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Funko Force
by Rustin Parr

Ask anyone and they'll tell you their favorite items are the cool things they stumble upon by accident. Much was the case when I came to the Funko booth at the 2010 San Diego Comic Con. I'm not really into bobbleheads or similarly styled figures, so Funko has never really been on my radar. However, they've managed to pick up some cool licenses, and they slapped me in the face by offering SDCC exclusives of many of those licenses, repainted in metallic colors (one of my toy-buying kryptonites). After a lot of heming, hawing, and lookyloo-ing I settled on the Frankenstein Monster from their Universal Movie Monster line.

Priced at $17 and limited to 240, the 5½" figure is sculpted in a squatting "I'm-a-gunna-git-ya" pose with an oversized head typical of bobble-head figures. He stands surprisingly well, considering the body and head angle forward. The sound footing is probably due to the hollow head and solid feat. There is a surprising amount of sculptural detail for such a stylized figure, especially on the head, but it is very welcome. Funko's license clearly falls under Universal's "generic monsters" category, which has a style guide using the classic costumes but genericized likenesses. Fortunately, the Monster looks more than enough like Karloff for us to get whats up.

The figure has three points of articulation. Well, mine has four - I can separate his lower and upper bodies, but that's probably because no glue was used on the one I got. Accidentally, I assume. Frankenstein has swivel elbows and a swivel head. Speaking of which - this isn't a bobble-head! Who knew, right? Instead of a long neck with a spring on it, there is simply a circular cap at the base of the head for the neck to plug into. I thought it was something unique to the SDCC version but I tracked down a standard Frankenstein figure and he had the same thing.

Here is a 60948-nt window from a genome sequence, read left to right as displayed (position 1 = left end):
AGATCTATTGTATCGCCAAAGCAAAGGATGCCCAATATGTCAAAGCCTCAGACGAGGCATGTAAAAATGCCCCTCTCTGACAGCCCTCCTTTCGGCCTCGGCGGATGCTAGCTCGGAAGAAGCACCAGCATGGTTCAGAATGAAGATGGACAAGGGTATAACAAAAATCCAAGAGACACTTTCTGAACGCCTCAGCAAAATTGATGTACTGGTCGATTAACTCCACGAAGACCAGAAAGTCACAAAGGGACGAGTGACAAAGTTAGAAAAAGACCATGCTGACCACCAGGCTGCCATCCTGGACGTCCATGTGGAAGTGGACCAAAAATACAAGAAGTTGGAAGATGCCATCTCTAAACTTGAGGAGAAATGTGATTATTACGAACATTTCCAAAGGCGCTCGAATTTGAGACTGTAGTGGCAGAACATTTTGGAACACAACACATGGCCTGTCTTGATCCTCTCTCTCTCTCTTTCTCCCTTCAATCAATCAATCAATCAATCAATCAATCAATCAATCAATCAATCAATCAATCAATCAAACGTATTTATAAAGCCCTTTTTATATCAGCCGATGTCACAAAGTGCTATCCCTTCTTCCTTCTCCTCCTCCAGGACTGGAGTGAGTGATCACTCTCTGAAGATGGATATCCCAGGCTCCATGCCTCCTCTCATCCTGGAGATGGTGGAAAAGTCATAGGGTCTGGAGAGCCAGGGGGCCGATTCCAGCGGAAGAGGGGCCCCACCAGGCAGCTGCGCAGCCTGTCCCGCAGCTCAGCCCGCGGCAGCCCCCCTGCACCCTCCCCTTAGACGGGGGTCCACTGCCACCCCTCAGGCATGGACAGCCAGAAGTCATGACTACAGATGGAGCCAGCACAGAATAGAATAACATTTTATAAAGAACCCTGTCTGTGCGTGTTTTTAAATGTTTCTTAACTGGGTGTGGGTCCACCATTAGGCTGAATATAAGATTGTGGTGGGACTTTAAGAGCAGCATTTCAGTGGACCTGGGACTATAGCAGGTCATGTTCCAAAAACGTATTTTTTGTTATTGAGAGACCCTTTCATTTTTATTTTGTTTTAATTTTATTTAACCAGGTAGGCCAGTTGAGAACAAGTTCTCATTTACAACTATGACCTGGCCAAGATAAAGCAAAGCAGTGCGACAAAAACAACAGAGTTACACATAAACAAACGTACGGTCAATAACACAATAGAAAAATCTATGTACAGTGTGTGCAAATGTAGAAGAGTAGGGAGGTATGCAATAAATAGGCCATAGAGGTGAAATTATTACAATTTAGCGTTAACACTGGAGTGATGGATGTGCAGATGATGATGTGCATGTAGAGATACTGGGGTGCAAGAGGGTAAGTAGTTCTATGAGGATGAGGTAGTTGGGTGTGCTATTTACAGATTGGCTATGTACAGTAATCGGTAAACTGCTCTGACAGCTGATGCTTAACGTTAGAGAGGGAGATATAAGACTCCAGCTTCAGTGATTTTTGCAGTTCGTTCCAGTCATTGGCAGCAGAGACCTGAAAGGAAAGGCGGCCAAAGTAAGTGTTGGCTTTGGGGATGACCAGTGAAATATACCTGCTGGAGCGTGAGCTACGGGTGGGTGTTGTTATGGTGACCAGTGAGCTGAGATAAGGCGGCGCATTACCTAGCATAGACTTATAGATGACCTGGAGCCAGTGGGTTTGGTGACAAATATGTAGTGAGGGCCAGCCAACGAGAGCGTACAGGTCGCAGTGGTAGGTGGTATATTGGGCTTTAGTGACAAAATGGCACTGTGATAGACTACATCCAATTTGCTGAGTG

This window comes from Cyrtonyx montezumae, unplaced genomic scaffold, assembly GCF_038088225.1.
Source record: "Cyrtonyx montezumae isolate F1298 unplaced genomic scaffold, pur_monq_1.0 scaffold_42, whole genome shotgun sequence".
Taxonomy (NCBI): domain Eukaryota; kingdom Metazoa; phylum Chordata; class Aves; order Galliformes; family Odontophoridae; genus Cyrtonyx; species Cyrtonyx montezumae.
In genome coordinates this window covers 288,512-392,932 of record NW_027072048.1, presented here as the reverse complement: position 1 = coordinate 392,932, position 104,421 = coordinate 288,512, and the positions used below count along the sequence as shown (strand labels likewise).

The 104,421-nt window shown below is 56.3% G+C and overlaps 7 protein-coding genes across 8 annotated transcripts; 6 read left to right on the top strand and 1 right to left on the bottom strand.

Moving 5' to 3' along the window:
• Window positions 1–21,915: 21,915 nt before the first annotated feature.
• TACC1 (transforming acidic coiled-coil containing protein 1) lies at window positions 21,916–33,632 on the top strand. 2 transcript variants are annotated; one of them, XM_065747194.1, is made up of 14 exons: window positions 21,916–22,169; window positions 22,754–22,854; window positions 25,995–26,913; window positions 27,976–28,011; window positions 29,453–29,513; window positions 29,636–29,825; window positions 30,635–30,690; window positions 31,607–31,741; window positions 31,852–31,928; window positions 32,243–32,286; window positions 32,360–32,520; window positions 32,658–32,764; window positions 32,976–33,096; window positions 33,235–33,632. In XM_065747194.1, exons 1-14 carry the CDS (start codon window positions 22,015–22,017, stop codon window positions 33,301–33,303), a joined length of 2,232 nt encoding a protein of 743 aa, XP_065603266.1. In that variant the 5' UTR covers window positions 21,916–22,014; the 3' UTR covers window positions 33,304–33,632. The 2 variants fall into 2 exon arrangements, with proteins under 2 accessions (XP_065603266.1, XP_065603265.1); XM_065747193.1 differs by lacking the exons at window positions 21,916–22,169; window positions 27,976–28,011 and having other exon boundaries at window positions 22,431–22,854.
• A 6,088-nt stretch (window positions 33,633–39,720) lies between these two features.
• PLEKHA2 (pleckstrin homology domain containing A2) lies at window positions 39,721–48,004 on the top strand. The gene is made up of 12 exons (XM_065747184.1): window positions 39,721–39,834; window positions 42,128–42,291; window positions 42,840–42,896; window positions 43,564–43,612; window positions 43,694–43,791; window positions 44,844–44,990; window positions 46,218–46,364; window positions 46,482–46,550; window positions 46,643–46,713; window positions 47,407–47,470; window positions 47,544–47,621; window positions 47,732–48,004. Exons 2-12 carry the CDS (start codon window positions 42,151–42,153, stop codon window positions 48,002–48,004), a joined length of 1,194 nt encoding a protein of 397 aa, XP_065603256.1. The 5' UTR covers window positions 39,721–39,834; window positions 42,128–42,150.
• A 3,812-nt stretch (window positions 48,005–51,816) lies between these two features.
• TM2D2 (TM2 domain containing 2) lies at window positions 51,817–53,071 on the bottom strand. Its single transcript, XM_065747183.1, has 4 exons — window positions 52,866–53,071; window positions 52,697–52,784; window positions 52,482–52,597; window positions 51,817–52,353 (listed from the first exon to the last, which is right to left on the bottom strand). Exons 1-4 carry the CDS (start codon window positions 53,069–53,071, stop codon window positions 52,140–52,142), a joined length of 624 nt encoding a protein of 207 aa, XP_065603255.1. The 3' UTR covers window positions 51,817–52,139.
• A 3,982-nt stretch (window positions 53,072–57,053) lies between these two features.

The best thing about this figure is that which makes it exclusive: the metallic paint. The boots, shirt and hair are all glossy black, while the suit is a metallic gray-brown, and the skin a fantastic metallic green. The fingernails and eyes are a light yellow, to complete the dead body effect. The richness of the colors and metallic sheen tie the whole piece together into being one of those "it's just plain cool" pieces in my collection.

As I discovered on the DCD Blackest Night John Stewart figure, the way metallic paint works is by first applying a metallic silver base coat, then tinting that with a translucent overcoat in whatever color you want. This is especially apparent at Frankenstein's on his upper forehead where skin fades from green to silver just before the hairline. I searched all the available figures at the booth and all had that problem, which is a shame. It's the only thing detracting from this otherwise super cool piece.

I spent a lot of time at the Funko booth trying to decide what to get. Metallic Optimus Prime, faux Brass Sauron, metallic orange, yellow and/or purple Robbie the Robot, even the variously colored flocked versions of Sam the Snowman from Rudolph all called to me. I knew I had to limit myself to just one otherwise I'd have to buy the whole lot, which was a costly endeavor at $17 a piece (which I hadn't budgeted for). UMM is the closest of the properties to my heart and thus is what I went with, and glad I am. I'll always want the aforementioned others, but metallic Frankenstein, as a randomly cool and show-exclusive find, will always be a favorite and a nostalgic reminder of one the best SDCCs I've ever attended.

-- 10/12/10

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